As if things were not bad enough, there are recent attempts to introduce one or more of these satellite TV outlets as a legitimate voice for the anti-government sentiments and political aspirations of Iranian people, even calling for their financial support by the US government. The U.S. Goverment doesn't have to research very hard to find out whether or not these sattelite broadcasts, at their current level of sophistication, can persuade and cause political change in Iran.

Iranian satellite TV programs are the farthest thing from a true representation of Persian culture, or any culture for that matter. They waste the expensive communications technology they use, the supportive funds sent to them by the unsuspecting and well-meaning Iranians, and the precious and countless hours that are spent by the bored and frustrated youth of Iran looking for inspiration and entertainment.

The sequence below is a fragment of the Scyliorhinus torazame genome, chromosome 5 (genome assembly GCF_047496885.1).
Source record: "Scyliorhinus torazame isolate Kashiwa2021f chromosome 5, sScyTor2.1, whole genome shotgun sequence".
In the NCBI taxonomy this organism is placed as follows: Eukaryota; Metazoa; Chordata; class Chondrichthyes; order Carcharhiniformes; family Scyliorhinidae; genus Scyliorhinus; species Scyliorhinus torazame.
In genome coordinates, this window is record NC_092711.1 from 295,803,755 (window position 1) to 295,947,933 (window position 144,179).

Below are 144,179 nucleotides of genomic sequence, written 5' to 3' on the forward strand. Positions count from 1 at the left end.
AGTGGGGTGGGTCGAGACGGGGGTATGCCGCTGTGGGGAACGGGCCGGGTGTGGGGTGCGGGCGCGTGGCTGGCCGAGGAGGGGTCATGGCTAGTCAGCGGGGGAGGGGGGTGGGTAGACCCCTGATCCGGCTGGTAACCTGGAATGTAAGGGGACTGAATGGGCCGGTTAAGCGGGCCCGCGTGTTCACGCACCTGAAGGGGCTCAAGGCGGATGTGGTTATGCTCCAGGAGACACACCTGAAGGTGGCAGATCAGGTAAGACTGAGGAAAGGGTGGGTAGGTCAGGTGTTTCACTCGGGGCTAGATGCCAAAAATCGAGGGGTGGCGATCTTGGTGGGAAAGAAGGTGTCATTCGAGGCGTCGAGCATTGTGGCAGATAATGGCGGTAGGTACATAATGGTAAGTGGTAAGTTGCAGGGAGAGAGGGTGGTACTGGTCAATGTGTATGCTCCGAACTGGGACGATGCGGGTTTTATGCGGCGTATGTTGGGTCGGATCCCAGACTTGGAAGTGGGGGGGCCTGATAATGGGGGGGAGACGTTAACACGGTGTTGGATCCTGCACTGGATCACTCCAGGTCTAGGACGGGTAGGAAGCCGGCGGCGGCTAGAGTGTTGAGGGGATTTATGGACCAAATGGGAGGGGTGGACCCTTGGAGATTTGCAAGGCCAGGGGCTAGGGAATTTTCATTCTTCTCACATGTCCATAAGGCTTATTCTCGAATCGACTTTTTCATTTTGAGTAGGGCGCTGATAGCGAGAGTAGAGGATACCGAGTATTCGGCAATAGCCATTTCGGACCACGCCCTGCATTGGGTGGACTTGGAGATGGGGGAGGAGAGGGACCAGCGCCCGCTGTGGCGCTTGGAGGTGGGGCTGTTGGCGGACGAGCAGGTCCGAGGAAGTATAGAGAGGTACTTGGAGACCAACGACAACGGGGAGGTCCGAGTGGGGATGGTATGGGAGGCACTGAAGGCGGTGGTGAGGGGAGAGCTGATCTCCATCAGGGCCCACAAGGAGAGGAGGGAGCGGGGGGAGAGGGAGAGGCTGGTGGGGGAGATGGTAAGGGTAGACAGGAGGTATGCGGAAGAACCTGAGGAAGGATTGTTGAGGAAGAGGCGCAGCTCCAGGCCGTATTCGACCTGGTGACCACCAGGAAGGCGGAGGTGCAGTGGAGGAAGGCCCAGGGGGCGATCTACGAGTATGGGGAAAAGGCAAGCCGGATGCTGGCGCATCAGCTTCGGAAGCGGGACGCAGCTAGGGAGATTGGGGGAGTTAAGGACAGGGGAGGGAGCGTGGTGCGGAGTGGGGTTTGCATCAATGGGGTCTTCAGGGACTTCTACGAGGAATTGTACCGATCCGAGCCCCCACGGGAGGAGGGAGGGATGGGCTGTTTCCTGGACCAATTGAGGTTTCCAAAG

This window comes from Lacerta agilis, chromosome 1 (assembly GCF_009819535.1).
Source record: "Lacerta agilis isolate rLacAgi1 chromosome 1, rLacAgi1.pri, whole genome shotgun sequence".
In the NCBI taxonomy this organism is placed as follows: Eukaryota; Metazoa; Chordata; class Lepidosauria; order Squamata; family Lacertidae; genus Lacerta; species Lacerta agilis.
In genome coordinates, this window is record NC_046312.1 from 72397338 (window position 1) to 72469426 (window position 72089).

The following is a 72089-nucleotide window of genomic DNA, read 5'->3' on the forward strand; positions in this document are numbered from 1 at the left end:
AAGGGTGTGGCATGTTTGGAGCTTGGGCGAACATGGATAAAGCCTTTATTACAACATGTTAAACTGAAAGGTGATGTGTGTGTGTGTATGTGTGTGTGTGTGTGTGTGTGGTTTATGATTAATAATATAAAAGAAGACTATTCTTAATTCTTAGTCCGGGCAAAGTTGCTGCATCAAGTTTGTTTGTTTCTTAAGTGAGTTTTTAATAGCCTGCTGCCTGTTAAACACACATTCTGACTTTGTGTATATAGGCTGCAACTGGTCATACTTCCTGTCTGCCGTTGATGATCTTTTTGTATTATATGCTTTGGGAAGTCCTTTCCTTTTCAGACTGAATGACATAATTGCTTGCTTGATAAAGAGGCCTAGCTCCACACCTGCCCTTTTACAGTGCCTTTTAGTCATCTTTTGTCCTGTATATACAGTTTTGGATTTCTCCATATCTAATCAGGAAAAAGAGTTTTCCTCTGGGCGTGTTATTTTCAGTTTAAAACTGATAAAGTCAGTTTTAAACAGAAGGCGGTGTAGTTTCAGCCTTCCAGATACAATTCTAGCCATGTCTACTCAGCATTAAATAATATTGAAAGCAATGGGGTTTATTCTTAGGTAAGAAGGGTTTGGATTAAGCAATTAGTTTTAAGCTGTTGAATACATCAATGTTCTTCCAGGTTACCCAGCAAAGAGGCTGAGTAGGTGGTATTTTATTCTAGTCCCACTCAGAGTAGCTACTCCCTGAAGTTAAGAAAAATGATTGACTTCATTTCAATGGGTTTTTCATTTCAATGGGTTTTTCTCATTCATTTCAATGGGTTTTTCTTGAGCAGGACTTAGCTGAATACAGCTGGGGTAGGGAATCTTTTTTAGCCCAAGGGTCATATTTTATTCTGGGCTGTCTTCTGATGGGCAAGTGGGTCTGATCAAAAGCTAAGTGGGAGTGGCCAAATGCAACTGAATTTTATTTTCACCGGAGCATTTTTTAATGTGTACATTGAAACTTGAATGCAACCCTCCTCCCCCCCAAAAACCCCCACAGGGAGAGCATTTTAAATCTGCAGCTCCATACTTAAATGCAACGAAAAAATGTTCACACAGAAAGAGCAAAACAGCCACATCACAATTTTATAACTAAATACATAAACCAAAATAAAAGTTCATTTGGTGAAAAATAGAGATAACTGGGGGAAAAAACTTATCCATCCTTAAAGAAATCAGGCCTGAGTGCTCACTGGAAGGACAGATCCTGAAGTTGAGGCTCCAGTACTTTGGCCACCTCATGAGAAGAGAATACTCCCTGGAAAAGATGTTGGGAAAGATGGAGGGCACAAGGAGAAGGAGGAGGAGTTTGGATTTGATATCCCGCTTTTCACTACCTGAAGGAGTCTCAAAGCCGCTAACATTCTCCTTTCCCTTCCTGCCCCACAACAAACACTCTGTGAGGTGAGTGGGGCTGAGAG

Of all the damages listed here, perhaps none can be deemed as tragic and irreversible as the corrupted image of the outside world, especially American society and the expatriate Iranian community that is being introduced to the people of Iran by these TV outlets.

The irony of the Persian satellite TV programming at the moment is that of all the TV outlets beaming down on Iranians outside and inside of Iran, the programming that is broadcasted by the theocratic system in Tehran and often blamed as the reason why people of Iran would turn to foreign-based Persian programming is by far the richest and most descent Persian content available on Satellite.

As much as I despise the dictatorship and censors that characterize almost all of the news and political coverage by the IRIB broadcasts, I believe if you are raising a family abroad and need a realistic view of what it means to be an Iranian, what Iran looks like and what our heritage and family values are all about, then your best chance is perhaps the IRIB satellite broadcasts versus the shallow circus acts coming out of Los Angeles.